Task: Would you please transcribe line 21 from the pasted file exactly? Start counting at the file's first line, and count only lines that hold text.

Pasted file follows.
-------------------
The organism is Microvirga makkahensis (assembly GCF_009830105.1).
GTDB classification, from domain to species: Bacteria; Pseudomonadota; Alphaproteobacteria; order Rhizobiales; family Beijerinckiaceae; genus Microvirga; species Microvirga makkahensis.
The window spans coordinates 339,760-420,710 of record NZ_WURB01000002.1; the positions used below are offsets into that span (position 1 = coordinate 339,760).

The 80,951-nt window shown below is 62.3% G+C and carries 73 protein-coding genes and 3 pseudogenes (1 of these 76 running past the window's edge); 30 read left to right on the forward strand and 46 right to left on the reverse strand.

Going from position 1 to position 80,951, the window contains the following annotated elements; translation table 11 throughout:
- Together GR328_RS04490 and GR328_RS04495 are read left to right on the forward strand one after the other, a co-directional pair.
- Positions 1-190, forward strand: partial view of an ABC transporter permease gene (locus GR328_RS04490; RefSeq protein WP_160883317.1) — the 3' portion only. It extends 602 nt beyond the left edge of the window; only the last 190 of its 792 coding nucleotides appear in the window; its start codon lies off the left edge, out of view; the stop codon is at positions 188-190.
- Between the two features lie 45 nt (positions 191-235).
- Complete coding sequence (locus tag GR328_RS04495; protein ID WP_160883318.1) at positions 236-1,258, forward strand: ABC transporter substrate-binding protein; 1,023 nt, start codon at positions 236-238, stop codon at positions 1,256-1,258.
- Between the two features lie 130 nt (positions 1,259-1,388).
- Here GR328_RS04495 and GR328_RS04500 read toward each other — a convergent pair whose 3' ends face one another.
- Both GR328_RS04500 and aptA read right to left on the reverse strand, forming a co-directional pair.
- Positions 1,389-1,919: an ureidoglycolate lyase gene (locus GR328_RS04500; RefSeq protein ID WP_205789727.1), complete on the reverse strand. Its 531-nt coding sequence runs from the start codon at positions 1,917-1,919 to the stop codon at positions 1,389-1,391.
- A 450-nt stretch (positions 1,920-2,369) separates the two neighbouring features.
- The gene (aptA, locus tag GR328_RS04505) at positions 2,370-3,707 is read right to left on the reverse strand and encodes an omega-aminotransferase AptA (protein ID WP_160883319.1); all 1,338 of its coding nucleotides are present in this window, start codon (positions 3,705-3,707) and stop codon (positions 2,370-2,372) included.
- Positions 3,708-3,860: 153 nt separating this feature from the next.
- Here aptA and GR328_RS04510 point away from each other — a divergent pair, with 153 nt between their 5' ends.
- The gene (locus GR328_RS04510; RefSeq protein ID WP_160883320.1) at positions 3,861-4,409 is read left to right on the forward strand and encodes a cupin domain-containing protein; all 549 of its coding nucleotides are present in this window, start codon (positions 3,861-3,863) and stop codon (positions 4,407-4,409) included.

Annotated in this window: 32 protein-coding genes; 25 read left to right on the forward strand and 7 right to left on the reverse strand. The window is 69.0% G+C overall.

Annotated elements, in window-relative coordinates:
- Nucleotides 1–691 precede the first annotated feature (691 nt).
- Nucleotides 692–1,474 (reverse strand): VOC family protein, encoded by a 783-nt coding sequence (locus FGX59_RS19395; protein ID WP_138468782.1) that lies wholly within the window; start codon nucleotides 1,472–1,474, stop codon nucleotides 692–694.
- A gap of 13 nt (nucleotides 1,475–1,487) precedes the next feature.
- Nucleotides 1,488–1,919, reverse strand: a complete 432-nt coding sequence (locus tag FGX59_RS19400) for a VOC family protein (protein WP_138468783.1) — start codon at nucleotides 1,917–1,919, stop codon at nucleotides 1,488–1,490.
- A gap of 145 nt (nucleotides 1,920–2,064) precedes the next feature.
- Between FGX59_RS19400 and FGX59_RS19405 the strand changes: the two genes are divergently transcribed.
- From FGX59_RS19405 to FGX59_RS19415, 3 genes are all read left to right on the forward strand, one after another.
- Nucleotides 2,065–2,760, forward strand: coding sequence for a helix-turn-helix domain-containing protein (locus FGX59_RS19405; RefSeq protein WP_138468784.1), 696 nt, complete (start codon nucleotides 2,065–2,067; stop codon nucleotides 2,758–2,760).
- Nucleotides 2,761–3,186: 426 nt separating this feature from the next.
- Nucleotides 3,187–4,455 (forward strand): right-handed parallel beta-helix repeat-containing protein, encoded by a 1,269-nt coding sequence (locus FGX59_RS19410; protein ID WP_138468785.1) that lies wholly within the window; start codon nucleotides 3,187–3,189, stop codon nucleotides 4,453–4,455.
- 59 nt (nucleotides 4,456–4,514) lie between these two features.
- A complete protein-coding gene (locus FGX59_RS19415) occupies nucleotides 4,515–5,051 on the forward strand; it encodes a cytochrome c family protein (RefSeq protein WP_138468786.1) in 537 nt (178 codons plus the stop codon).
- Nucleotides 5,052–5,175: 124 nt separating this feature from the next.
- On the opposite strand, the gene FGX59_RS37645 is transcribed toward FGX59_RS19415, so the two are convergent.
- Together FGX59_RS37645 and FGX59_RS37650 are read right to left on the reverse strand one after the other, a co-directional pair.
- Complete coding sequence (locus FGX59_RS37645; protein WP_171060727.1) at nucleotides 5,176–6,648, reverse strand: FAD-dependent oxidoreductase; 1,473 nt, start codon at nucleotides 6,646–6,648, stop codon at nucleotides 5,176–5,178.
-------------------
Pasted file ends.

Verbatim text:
- Nucleotides 1–691 precede the first annotated feature (691 nt).